Nearby the town there is the modern glass igloos where the glass roofed lodgings offer you a life changing experience or why not try the Arctic Treehouse hotel also in Rovaniemi.  

 Picture: Discover Finland


Another area is the north east town of Ivalo. This is an outdoor activity focused town which is busy all year round. However in terms of winter activities there is opportunities to snowmobile  around or experience the huskie sleigh rides on thick snow. 

Picture: Visit Rovaniemi ( Arctic Treehouse Hotel) 



Lapland temperatures can dip to minus 30 so it's imperative that you are dressed accordingly. 


 Picture: Discover Finland




Arctic Tree house


Glass Igloos 




Domestic flights in Finland



Finnish Instagram guru's


Finland's main tourism baord


Jani Ylinampa


Konsta Punkka




My final destination is the northern regions of Canada. Quite often Canada is overlooked for European destinations. The vast wilderness of this country which has long winter months has many areas to choose from. 

My first choice would be the Yukon where the dancing ribbons can be seen as early as September. You can base an entire trip around Yukon with opportunities of ice fishing, snow shoeing and dog sleigh rides.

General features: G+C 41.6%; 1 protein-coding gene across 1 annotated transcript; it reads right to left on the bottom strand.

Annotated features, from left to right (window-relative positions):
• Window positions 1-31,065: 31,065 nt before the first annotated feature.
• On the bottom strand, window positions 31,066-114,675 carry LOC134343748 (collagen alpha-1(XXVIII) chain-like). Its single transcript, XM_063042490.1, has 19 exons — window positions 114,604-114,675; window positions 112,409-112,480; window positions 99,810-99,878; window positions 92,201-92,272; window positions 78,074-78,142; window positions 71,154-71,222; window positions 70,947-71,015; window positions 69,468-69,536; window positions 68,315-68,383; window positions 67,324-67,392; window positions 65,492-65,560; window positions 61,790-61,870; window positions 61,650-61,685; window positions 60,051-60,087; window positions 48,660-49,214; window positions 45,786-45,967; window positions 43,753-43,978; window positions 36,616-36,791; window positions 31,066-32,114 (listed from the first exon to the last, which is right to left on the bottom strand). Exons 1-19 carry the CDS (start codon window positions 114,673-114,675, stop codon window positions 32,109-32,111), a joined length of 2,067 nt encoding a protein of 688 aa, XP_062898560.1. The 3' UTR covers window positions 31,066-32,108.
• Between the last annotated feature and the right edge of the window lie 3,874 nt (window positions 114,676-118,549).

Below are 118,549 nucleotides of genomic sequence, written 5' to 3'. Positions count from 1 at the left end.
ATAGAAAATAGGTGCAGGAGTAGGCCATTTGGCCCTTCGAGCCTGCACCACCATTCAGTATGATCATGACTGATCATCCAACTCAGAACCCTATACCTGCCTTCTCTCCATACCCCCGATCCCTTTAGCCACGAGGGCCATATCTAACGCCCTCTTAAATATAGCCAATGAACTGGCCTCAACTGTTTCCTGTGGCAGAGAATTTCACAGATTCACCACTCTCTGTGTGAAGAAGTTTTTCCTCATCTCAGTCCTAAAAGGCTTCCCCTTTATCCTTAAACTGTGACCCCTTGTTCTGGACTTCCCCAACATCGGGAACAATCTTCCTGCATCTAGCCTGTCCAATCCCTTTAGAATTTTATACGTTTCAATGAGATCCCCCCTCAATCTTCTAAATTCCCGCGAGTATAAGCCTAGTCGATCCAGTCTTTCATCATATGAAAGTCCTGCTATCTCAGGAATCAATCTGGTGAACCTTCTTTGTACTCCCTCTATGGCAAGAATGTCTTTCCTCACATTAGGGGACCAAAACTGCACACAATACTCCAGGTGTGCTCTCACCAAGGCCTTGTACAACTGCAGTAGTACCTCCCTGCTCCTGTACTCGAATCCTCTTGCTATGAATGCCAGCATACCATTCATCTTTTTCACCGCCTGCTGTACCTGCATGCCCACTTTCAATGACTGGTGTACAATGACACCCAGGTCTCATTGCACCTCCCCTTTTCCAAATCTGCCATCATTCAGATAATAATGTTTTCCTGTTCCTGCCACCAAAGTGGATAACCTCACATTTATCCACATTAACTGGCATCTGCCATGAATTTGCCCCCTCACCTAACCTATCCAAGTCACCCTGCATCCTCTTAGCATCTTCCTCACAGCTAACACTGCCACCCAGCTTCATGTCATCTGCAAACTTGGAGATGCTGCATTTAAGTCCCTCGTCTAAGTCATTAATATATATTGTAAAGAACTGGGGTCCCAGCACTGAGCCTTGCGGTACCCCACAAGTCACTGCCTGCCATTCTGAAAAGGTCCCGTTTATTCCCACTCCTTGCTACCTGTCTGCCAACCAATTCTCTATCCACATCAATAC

Particular places are the surrounding area  of Whitehorse. The cities lights are probably too bright, however if you are looking for an organised tour then this is the base camp for exploring off into the wild north.

Picture: Aurora Village 


Another northern location is the town of Yellowknife found in the NorthWest Territories. According to their statistics, this is the best place in the world to see the Northern Lights. A high 90% chance is stated on their tourism websites and perhaps this because the land is flat and this region in Canada is directly underneath the Aurora Borealis oval. 


 Picture: Culture Trip 



My final destination in Canada is the Polar bear capital of the world: Churchill in Manitoba.  This is because the lights are visible up to 300 nights a year.  Also above in the skies, a layer of energy particles called the "Van Allen belt" lies across this area of Canada. The prime time to see them is between January and March. There is various vantage points, however much like Finland there is the modern glass build igloos which offer a 360 degree views across the land.  


 Picture: Aurora Pod


I have to say, the location of Canada means that there are ample locations which will show off the Northern lights, however to keep this blog compact I have only suggested a few...


Picture by: Culture Trip (Manitoba)




Canadian Instagram Guru's


Alex Klubi


Travis Murphy


Travel Yukon


Accommodation in Yellowknife


Aurora Pod in Manitoba




I'd love to hear your stories and see your pictures of your Northern Lights experience and I want to wish everyone the best of luck this winter.